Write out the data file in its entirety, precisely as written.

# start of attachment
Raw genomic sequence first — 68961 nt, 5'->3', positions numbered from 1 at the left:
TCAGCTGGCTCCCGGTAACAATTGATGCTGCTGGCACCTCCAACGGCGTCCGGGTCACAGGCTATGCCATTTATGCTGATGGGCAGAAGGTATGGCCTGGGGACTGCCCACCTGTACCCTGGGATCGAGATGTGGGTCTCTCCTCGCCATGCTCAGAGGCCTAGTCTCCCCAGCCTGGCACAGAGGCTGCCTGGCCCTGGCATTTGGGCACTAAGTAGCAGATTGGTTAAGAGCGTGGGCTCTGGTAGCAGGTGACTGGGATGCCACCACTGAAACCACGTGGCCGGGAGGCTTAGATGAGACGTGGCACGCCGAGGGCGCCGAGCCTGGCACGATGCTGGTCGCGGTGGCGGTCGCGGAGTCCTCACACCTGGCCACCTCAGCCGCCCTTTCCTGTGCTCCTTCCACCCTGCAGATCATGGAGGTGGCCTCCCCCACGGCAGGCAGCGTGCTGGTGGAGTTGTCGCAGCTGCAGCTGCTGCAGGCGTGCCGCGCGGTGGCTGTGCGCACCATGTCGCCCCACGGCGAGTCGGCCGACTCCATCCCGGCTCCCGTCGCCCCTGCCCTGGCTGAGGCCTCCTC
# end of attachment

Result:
Raw genomic sequence first — 68961 nt, 5'->3', positions numbered from 1 at the left:
TCAGCTGGCTCCCGGTAACAATTGATGCTGCTGGCACCTCCAACGGCGTCCGGGTCACAGGCTATGCCATTTATGCTGATGGGCAGAAGGTATGGCCTGGGGACTGCCCACCTGTACCCTGGGATCGAGATGTGGGTCTCTCCTCGCCATGCTCAGAGGCCTAGTCTCCCCAGCCTGGCACAGAGGCTGCCTGGCCCTGGCATTTGGGCACTAAGTAGCAGATTGGTTAAGAGCGTGGGCTCTGGTAGCAGGTGACTGGGATGCCACCACTGAAACCACGTGGCCGGGAGGCTTAGATGAGACGTGGCACGCCGAGGGCGCCGAGCCTGGCACGATGCTGGTCGCGGTGGCGGTCGCGGAGTCCTCACACCTGGCCACCTCAGCCGCCCTTTCCTGTGCTCCTTCCACCCTGCAGATCATGGAGGTGGCCTCCCCCACGGCAGGCAGCGTGCTGGTGGAGTTGTCGCAGCTGCAGCTGCTGCAGGCGTGCCGCGCGGTGGCTGTGCGCACCATGTCGCCCCACGGCGAGTCGGCCGACTCCATCCCGGCTCCCGTCGCCCCTGCCCTGGCTGAGGCCTCCTC